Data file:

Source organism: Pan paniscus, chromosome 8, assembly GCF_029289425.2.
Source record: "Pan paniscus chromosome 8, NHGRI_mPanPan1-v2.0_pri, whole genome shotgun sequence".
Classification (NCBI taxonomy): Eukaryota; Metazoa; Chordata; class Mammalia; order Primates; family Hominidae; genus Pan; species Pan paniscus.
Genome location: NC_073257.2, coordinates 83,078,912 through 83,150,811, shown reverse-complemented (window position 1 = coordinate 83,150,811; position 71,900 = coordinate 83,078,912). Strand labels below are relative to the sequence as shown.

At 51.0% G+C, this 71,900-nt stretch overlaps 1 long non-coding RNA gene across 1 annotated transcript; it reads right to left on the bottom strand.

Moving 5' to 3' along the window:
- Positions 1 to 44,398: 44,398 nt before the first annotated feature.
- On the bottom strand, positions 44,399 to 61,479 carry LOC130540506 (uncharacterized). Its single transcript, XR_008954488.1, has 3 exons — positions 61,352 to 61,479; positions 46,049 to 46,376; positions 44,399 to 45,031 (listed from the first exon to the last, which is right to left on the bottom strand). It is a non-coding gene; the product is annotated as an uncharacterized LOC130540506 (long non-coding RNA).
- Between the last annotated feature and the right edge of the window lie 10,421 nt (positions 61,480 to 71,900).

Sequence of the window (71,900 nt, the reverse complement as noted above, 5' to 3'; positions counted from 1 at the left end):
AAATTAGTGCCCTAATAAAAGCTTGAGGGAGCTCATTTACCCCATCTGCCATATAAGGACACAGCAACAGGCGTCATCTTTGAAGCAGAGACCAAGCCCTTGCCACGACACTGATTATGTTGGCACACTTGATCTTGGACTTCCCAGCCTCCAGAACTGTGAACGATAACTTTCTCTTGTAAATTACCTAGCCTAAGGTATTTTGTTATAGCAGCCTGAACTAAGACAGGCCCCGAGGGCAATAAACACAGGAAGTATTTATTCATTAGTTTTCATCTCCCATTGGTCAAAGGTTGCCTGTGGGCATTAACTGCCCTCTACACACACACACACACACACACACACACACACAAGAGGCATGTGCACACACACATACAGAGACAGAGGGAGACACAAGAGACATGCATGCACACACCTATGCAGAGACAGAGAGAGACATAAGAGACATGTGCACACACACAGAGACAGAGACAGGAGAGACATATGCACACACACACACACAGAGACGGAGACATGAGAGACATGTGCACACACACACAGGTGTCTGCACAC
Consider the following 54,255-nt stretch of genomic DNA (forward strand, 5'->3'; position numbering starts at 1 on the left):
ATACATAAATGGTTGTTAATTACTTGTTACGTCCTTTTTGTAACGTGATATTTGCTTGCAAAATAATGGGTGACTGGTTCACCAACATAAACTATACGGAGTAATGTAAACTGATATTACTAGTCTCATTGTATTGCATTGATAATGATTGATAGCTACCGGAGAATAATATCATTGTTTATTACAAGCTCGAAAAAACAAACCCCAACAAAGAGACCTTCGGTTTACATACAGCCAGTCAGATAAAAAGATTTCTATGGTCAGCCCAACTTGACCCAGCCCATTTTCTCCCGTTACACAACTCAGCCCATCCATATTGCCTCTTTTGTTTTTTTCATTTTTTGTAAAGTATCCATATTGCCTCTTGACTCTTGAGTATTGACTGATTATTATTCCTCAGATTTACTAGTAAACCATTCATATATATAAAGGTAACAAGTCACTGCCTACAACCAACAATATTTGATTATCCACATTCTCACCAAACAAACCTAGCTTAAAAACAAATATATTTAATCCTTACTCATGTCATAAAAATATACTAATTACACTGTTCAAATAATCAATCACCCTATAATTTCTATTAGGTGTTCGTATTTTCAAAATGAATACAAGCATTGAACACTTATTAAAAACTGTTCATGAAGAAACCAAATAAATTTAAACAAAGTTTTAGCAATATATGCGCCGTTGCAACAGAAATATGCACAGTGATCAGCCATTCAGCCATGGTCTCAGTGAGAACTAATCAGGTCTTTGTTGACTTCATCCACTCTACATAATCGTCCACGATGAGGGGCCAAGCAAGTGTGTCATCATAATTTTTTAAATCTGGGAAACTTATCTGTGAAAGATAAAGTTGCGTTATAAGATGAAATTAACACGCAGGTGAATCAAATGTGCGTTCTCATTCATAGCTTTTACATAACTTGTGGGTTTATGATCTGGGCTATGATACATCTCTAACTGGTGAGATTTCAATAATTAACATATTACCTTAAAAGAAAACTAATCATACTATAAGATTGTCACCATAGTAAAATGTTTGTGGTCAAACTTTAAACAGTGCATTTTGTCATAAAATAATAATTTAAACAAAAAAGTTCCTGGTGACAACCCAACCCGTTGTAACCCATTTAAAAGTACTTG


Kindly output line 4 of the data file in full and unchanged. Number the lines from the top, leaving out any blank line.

Genome location: NC_073257.2, coordinates 83,078,912 through 83,150,811, shown reverse-complemented (window position 1 = coordinate 83,150,811; position 71,900 = coordinate 83,078,912). Strand labels below are relative to the sequence as shown.